Dissertation
Dissertation > Economic > The world economic profiles,economic history,economic geography > China's economy > Foreign economic relations > National economic relations

German FDI in China Scale, Scope, and Failures

Author Gerd-Andreas Straβer
Tutor YuLiHong
School East China University of Science and Technology
Course Business Administration
Keywords Foreign direct investment Sino-German FDI determinants problems obstacles India
CLC F125.5
Type Master's thesis
Year 2012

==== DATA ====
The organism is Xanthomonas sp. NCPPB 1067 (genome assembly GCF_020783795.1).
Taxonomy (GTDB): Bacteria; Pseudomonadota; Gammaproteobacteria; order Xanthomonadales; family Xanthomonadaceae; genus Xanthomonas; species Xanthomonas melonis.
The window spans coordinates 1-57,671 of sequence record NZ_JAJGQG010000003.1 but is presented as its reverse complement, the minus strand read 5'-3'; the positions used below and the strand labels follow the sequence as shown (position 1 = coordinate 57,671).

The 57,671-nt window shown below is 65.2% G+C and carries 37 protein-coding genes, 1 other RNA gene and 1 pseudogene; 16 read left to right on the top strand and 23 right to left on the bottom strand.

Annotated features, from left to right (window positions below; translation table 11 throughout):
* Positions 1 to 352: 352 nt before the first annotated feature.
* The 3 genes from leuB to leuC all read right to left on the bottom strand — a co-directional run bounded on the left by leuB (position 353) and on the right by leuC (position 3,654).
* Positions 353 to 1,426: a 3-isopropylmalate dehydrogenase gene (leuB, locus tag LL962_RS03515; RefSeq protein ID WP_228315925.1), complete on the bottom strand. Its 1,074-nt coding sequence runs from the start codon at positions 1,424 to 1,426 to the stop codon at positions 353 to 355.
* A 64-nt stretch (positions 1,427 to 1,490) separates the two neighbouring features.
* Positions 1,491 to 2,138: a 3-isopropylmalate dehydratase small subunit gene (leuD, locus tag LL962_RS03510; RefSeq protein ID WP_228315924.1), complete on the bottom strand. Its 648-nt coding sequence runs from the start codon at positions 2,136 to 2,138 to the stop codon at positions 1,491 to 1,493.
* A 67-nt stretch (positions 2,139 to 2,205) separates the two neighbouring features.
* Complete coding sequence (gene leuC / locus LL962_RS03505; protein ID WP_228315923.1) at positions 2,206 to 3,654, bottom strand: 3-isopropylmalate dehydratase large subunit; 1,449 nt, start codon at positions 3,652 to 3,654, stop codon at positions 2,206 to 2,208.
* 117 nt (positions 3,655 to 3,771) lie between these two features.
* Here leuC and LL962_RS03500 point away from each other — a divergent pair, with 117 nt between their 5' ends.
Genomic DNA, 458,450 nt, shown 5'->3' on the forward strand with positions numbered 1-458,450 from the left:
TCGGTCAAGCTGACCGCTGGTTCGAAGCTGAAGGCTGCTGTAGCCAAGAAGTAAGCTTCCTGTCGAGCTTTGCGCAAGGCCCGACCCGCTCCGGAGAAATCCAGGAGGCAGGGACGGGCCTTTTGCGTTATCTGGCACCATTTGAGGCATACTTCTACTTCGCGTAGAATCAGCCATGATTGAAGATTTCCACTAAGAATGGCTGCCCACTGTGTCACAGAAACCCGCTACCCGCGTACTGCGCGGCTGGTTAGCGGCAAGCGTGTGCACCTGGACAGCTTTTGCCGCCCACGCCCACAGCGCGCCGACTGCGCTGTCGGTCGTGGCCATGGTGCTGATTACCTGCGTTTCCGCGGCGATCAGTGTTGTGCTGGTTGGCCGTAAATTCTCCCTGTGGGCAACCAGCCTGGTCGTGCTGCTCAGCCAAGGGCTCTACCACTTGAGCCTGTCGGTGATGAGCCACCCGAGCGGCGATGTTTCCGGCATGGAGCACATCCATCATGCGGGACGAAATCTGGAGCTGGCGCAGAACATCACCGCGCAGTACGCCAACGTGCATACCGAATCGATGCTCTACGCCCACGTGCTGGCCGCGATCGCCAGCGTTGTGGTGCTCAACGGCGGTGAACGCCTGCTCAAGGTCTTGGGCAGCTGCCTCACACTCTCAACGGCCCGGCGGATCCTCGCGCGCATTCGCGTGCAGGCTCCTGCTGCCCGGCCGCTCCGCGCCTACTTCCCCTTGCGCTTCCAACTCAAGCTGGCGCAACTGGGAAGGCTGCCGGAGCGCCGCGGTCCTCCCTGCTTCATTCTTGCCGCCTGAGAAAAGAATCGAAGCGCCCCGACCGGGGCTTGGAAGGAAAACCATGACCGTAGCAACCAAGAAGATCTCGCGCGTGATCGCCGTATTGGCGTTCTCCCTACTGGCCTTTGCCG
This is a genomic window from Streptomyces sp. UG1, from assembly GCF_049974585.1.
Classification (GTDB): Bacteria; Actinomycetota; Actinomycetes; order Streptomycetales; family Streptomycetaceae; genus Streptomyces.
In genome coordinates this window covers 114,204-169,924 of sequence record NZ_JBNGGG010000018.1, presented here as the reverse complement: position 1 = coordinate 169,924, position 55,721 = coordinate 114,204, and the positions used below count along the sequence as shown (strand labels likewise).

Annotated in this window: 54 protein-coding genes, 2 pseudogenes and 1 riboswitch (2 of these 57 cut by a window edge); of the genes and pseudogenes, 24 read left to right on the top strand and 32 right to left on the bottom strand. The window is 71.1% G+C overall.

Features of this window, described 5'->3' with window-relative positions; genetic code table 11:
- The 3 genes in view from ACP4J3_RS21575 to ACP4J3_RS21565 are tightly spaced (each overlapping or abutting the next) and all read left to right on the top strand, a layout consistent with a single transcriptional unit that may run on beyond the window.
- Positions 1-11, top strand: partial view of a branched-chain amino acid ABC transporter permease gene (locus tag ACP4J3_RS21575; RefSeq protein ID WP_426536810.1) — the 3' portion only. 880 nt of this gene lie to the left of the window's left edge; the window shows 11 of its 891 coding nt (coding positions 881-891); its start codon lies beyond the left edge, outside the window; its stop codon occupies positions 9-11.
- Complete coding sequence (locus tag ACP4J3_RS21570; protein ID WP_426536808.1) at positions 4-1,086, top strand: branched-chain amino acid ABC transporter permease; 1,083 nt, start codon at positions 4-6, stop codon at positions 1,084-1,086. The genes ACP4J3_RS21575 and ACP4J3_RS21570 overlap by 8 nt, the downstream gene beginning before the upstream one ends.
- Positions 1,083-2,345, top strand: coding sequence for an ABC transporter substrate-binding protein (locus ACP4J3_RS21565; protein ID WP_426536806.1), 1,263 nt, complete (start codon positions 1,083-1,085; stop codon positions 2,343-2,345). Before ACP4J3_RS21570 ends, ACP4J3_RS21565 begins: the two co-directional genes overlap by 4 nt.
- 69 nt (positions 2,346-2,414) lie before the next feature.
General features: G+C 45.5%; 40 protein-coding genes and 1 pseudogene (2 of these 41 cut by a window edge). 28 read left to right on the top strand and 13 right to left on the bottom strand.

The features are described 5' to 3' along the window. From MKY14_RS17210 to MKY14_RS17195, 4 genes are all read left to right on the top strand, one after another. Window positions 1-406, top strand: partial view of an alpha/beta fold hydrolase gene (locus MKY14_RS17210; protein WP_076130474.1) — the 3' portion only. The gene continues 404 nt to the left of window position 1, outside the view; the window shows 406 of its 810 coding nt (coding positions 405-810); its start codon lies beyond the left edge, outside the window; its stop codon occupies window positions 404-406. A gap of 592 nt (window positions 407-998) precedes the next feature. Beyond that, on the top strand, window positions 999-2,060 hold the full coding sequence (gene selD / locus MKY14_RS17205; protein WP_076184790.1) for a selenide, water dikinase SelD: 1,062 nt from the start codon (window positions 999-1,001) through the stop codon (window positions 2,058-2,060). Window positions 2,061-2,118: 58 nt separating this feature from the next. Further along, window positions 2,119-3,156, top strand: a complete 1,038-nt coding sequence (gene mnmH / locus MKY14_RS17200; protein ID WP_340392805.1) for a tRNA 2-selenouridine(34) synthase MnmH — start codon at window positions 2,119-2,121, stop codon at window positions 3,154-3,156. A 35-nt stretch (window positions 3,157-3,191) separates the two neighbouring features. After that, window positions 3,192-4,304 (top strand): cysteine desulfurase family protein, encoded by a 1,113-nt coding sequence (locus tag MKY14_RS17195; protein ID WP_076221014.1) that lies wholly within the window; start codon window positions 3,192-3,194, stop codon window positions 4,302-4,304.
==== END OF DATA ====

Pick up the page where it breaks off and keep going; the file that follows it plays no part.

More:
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Every year, several hundred foreign companies establish operations in China. Most succeed, yet a significant number of companies fail or withdraw from China. This is not necessarily because of an inherently bad business model, but can be attributed to a range of factors. These failures currently receive little to no attention, but they can be a valuable tool in identifying and-ultimately-overcoming those stumbling blocks. In order to identify the problems leading to a withdrawal from the Chinese market, the first part of the paper analyses the patterns and problems of FDI in China based on a thorough review of available literature and surveys. It describes the history and structure of FDI in China as well as important factors attracting FDI into China. This part also gives an overview of the effects of FDI on the Chinese economy and common problems encountered by foreign companies. Furthermore, a comparison with India as a competitor for FDI is made. The second part focuses on the characteristics of German FDI into China, highlighting the importance of the Chinese Market for German companies and describing the scale and scope of German FDI in China. The third part consists of research into the problems encountered by German companies when they invest in China. These problems are illustrated by two case studies of recent withdrawals by German companies from the Chinese economy. Case studies have been chosen as an appropriate form, first because the limited number of companies willing to participate in such research made the use of quantitative data impossible and, second, because of the depth of information that can be provided by case studies. The conclusions drawn from these are that investors need to prepare their entry into China diligently and potentially rethink their business model. Also, the pattern of efficiency-seeking FDI from Germany will have to change over the coming years, in order for those companies to stay successful.

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